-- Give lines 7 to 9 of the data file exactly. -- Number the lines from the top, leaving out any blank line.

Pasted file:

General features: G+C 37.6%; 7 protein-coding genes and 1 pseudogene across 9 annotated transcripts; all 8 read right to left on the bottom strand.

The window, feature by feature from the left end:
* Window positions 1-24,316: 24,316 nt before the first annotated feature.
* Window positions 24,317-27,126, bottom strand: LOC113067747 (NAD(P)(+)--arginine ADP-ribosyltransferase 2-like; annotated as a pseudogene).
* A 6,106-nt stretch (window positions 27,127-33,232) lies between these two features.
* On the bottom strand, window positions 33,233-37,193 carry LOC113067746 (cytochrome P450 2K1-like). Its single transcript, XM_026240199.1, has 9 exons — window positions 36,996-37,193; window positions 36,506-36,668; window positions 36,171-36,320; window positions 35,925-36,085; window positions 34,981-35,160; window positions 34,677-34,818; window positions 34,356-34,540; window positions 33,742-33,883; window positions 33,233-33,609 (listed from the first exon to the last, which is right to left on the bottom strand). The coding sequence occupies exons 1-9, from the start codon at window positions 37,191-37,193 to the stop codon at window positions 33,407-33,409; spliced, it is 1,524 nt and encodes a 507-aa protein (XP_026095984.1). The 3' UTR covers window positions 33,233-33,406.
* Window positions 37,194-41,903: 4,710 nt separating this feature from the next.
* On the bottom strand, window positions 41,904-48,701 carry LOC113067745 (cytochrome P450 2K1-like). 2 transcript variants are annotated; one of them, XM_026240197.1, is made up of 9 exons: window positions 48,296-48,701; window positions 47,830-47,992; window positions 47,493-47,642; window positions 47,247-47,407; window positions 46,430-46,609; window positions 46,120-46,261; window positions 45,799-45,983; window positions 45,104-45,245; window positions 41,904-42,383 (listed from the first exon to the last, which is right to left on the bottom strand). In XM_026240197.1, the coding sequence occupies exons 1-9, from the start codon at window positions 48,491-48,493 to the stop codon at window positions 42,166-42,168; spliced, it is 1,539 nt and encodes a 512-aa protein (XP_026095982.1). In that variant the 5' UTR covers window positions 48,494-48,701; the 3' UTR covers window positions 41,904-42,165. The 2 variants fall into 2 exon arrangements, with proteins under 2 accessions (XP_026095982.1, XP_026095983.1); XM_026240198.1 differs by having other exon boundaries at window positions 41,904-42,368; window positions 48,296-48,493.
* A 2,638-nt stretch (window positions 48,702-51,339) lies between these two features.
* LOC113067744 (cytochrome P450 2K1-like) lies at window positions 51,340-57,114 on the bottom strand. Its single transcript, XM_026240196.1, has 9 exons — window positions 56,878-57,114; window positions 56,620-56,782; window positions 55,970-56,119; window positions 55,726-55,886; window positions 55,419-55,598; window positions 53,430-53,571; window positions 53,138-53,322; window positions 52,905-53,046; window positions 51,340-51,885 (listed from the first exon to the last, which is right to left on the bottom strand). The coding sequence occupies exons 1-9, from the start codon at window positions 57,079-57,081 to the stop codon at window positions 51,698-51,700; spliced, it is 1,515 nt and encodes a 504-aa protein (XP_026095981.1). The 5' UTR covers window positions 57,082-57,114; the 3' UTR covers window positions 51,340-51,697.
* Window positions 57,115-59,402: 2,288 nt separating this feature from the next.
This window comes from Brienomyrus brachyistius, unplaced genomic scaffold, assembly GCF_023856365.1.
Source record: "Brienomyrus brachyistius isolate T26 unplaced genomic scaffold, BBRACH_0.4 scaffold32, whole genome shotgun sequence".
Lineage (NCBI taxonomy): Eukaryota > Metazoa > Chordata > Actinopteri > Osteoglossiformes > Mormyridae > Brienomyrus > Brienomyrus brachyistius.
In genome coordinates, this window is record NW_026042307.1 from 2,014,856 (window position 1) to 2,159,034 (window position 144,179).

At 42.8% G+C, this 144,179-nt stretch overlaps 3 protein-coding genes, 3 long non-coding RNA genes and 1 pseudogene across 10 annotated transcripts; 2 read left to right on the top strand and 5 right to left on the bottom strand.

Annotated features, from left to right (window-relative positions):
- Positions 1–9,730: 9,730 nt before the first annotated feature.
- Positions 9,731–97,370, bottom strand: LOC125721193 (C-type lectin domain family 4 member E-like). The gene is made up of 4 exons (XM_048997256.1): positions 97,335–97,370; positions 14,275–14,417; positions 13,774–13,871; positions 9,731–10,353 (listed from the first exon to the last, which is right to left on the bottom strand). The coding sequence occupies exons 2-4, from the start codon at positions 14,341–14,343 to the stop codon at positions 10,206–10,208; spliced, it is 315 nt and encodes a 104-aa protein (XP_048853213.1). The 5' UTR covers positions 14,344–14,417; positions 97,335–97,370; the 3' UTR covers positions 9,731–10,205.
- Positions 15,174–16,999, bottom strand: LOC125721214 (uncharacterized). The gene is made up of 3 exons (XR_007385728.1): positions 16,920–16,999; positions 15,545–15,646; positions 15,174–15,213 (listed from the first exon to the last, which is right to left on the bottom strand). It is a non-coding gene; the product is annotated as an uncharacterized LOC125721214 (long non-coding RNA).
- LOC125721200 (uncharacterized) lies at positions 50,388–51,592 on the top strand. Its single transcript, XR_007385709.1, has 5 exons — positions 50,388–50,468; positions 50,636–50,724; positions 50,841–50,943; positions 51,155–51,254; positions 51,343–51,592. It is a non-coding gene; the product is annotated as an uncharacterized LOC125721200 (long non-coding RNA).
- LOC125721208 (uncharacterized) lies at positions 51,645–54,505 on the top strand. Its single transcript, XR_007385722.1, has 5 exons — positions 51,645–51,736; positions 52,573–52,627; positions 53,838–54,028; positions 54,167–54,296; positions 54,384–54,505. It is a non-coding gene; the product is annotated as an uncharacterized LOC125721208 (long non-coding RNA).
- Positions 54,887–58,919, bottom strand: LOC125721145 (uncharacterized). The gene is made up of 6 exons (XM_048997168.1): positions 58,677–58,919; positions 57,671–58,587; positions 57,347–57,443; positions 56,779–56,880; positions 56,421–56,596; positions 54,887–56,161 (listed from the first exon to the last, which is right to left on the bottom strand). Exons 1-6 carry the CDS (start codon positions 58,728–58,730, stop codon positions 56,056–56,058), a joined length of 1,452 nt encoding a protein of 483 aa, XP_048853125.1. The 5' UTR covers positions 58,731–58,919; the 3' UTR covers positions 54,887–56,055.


* Window positions 37,194-41,903: 4,710 nt separating this feature from the next.
* On the bottom strand, window positions 41,904-48,701 carry LOC113067745 (cytochrome P450 2K1-like). 2 transcript variants are annotated; one of them, XM_026240197.1, is made up of 9 exons: window positions 48,296-48,701; window positions 47,830-47,992; window positions 47,493-47,642; window positions 47,247-47,407; window positions 46,430-46,609; window positions 46,120-46,261; window positions 45,799-45,983; window positions 45,104-45,245; window positions 41,904-42,383 (listed from the first exon to the last, which is right to left on the bottom strand). In XM_026240197.1, the coding sequence occupies exons 1-9, from the start codon at window positions 48,491-48,493 to the stop codon at window positions 42,166-42,168; spliced, it is 1,539 nt and encodes a 512-aa protein (XP_026095982.1). In that variant the 5' UTR covers window positions 48,494-48,701; the 3' UTR covers window positions 41,904-42,165. The 2 variants fall into 2 exon arrangements, with proteins under 2 accessions (XP_026095982.1, XP_026095983.1); XM_026240198.1 differs by having other exon boundaries at window positions 41,904-42,368; window positions 48,296-48,493.
* A 2,638-nt stretch (window positions 48,702-51,339) lies between these two features.